Amang's house on Retiro St., on the border of Manila and Quezon City, was a landmark of extraordinary events. There were many eyewitnesses of rare events, such as, Amang’s frequent catchings of seedlings, plants, nests, and tiny papers that fall from the air, from where, no one knew. Amang opened the apports (that was how he called them) and he saw messages within them.
One day, a guest came to his house. He wanted to commission Amang to make a bust of Jesus Christ. Amang said he could not accept the job.
“Why, may I know, is it against your religion?”, the guest asked.
Amang said a second time, “I cannot make the bust.”
“But you are the best sculptor in the Philippines!” the guest exclaimed.
Amang continued, “Certainly I can make a bust and, let us assume that what I have sculpted was a bust of Jesus Christ, . . . that would be fraud!”
“I don't understand you, Sir,” the man said.
Then Amang explained, “I do not know how Jesus Christ looks like! I have not seen him! In order for me to carve his image, I have to see him.”
So, the guest left and days and months passed. One day, Amang sent someone at his studio to fetch the man who wanted a bust of Jesus Christ made for him.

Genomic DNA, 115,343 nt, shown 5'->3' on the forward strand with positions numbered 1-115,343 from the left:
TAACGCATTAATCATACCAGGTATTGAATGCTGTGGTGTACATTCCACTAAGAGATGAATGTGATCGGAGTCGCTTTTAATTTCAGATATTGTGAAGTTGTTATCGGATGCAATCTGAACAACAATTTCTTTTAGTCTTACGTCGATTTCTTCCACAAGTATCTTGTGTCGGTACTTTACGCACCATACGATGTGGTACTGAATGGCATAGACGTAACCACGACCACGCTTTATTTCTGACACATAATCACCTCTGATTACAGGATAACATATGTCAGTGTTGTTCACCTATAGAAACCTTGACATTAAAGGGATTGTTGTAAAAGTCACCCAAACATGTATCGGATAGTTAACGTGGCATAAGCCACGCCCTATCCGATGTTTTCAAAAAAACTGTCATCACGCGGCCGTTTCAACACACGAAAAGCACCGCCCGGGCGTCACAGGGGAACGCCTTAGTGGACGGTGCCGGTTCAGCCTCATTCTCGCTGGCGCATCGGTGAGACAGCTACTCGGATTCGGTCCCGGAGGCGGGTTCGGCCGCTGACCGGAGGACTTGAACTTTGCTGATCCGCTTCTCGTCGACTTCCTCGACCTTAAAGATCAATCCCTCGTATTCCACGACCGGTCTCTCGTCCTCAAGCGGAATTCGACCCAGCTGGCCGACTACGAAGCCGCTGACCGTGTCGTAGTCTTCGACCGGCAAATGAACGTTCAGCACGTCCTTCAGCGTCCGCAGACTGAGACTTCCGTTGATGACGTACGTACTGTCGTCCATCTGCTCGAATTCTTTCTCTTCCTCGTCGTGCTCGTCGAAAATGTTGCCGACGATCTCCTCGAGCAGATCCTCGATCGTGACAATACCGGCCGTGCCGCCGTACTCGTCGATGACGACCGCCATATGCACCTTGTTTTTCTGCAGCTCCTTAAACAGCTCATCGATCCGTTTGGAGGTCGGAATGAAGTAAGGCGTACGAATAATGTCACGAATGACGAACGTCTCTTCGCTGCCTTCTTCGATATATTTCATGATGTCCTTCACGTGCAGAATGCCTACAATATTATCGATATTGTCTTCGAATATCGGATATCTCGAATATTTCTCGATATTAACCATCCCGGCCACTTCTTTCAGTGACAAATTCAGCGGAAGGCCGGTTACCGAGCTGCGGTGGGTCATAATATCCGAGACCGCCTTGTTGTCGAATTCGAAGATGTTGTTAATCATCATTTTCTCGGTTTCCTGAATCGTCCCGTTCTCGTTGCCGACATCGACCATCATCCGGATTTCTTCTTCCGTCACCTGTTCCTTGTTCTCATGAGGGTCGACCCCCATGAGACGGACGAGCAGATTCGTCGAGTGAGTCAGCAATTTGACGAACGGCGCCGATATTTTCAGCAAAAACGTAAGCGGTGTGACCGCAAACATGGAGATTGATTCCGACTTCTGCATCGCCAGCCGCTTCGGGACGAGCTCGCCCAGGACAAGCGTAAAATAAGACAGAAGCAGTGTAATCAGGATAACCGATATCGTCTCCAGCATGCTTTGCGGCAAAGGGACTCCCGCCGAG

When the man arrived and entered Amang’s studio, he saw the bust of Jesus Christ laid on a table.
“How in the world!?” the man wondered.
On his own account, Amang told how the desire to see the face of Jesus Christ became so strong, that one day, a strange, miraculous, spiritual moment took place. He was busy working in his studio when he heard a knock on the door. When Amang opened the door, he saw Jesus Christ who said, “Look at my face. Now, you can make the bust.”
Urban legend or true story, not fact-checked, Amang sculpted a masterpiece that resembled the face of Jesus Christ, a sculpture wrapped in mystery.